Saturday, 13 November 2010

Dear Diary

I love reading books in letter or diary form. I'm far too dull and lazy to keep my own diary but the format is one that I adore in literature.

I'm not fussed if the diaries are fictitious (Adrian Mole), real (Anne Frank) or edited like the Mass Observation projects I am just drawn to the format. I wonder if it is the nosiness coming through again. It feels 'naughty' to be reading a diary and perhaps this heightens my enjoyment.

It is the same with reading books comprised of letters, although here I think that it is often that you only get one view point in this style of book (84 Charing Cross Road) and so you have to use your imagination that appeals.

I have a horrible feeling that the real reason is that is makes the 'chapters' short and the books easy to dip in and out of, and this brings me back to the reason I don't keep a diary - I'm lazy!

Wednesday, 10 November 2010

Are you sitting comfortably?

I've always loved being read to. I know that my parents read me bedtime stories long after I could read for myself, the books that really stick in my mind are The Lion, the Witch and the Wardrobe, Prince Caspian and Voyage of the Dawn Treader. I think we also got half way through The Silver Chair too.

I also remember having a tape player and lots of books on tape as a young child. Even then I was quite discerning and I do remember being fond of books read by Penelope Keith, I'm sure it had a dragon in it as well...

My recent bout of dizziness has rekindled my appreciation of audio books. I've been a fan of spoken word radio for years - I'm not sure that any of our radios tune to stations other than Radio 4 - and listening to comedies such as the Navy Lark still lull me to sleep 6 nights out of 7. However over the past few weeks it has been novels in audio form that have been life savers. Not being able to do much other than remain still could have meant total boredom but thanks to the audio book my remaining sanity has been preserved.*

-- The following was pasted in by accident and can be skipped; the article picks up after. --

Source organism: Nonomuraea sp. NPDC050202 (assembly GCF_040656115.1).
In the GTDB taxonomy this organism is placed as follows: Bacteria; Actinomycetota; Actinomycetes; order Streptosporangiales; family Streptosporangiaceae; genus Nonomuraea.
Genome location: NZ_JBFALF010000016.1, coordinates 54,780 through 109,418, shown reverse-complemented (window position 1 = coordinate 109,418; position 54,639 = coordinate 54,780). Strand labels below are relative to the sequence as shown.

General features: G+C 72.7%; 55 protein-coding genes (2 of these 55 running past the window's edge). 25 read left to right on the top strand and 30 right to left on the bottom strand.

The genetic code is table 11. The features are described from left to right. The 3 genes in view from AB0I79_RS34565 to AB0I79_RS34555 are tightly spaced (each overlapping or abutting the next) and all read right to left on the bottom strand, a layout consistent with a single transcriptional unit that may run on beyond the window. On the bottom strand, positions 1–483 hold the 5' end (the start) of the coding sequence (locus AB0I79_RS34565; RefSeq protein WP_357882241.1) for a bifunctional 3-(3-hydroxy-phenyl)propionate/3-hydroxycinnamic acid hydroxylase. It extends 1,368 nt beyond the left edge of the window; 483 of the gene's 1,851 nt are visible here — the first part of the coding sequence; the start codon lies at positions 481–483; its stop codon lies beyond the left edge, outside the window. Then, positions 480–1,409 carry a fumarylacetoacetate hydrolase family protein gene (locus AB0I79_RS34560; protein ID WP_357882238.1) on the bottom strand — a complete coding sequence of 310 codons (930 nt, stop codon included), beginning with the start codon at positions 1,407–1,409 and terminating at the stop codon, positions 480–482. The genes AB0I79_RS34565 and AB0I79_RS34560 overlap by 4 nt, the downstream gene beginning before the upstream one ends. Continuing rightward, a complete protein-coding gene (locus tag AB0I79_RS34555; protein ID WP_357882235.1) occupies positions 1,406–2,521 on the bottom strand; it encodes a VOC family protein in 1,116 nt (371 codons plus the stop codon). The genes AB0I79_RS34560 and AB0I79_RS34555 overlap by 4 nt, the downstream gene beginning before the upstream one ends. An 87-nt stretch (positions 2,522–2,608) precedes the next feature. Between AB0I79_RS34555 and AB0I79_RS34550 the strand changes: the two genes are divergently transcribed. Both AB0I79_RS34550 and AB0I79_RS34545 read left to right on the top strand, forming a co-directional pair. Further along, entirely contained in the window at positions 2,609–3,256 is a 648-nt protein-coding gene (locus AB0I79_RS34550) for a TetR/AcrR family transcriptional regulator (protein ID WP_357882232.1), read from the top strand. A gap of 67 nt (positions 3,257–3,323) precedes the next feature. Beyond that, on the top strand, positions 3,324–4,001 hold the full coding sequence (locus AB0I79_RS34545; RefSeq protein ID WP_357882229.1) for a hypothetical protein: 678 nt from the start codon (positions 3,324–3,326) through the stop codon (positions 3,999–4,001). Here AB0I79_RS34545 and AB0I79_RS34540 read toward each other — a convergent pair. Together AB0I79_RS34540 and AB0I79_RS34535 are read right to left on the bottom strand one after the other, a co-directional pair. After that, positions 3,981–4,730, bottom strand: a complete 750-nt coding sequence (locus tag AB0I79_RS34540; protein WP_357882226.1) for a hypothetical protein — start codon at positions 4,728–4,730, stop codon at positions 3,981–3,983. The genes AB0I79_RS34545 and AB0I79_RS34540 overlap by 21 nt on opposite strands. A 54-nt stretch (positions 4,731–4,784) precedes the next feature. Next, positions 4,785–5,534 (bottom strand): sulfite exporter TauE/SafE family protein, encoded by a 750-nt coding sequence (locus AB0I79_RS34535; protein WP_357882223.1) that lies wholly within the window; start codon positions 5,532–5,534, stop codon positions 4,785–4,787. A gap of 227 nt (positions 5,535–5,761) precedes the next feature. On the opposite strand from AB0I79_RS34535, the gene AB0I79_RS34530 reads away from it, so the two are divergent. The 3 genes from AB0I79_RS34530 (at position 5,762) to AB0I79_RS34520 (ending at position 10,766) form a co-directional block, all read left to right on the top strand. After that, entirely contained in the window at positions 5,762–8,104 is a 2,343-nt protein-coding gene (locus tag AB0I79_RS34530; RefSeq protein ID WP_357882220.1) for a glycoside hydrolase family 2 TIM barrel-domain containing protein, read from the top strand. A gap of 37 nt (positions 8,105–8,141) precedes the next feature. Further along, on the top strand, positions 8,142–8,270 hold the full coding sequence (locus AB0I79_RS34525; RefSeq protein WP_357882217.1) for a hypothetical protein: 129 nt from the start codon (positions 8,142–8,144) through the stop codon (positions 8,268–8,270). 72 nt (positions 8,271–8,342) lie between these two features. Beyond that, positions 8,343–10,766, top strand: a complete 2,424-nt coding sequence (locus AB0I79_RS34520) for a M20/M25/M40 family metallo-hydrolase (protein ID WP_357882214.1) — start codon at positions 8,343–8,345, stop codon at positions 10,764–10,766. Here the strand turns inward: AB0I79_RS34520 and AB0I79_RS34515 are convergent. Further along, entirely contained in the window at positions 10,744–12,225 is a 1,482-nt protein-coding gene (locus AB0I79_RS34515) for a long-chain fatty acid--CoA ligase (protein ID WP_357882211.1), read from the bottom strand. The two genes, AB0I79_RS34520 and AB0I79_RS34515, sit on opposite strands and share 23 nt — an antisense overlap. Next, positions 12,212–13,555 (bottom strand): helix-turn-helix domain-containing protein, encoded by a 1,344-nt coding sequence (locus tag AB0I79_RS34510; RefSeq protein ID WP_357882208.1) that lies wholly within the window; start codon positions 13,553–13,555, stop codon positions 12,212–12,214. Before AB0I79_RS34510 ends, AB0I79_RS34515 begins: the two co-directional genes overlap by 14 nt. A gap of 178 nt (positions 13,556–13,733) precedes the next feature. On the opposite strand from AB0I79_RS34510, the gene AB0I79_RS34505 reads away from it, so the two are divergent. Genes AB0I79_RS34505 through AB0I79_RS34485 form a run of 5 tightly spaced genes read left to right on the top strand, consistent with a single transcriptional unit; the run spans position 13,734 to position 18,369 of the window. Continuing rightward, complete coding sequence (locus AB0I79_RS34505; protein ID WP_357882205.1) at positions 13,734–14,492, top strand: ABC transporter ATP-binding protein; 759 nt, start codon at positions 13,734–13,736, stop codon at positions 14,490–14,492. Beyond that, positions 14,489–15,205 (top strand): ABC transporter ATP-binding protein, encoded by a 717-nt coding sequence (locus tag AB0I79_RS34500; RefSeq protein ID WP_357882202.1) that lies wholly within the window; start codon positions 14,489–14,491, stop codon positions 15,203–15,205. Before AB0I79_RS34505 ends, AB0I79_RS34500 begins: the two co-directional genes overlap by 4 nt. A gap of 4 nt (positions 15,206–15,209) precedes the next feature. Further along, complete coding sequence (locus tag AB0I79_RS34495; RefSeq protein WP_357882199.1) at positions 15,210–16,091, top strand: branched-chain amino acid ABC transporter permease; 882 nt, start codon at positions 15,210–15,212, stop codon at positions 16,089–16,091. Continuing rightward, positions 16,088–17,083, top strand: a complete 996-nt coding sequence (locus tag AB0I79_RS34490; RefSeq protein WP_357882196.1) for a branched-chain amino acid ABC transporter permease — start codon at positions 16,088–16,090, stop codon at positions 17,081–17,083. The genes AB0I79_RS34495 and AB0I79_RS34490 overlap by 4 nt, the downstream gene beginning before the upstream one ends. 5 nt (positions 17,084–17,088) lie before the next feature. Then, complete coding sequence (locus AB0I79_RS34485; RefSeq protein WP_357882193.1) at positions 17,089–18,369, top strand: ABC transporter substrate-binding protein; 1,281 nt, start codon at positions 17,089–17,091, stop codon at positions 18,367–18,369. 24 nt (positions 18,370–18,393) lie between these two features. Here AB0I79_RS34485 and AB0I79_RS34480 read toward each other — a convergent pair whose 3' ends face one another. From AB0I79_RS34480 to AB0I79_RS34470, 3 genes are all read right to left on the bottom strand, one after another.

Getting my hands on good books has been easy as well, not only library loans but iTunes downloads have made the choices easy. Now friends are trying to tempt me into the world of Audible...

However it doesn't matter how good the plot if the book has the wrong reader then it is useless. Stephen Fry is a delight for me to listen to but Tony Robinson leaves me cold. Robert Hardy also has a lovely voice to listen to.
It is also important to have the right voice for the book - Billy Bryson read by a Brit doesn't work, it has to be a slightly bemused, gentle American voice.

Thanks to comments on my last entry I've been using the listen again feature for Radio 7 and catching up on things I've missed over there, but I's love more recommendations please.

I'm much better now but my rediscovered love for being read to hasn't diminished and yesterday when travelling by train I was almost wishing for a delay just so I could hear a bit more of the story (Death in a White Tie by Ngaio Marsh) then I opened my eyes and saw the crowded train, full of professionals shouting into their mobiles and re-thought my position. What I need is a nice early night and to curl up with a good voice!

* I feel that people who know me may doubt this statement!